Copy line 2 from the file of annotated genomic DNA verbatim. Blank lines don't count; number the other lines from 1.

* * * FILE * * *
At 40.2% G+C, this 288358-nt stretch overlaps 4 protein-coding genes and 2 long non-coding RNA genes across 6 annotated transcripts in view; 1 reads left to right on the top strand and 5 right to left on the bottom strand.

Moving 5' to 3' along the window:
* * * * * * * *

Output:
Moving 5' to 3' along the window: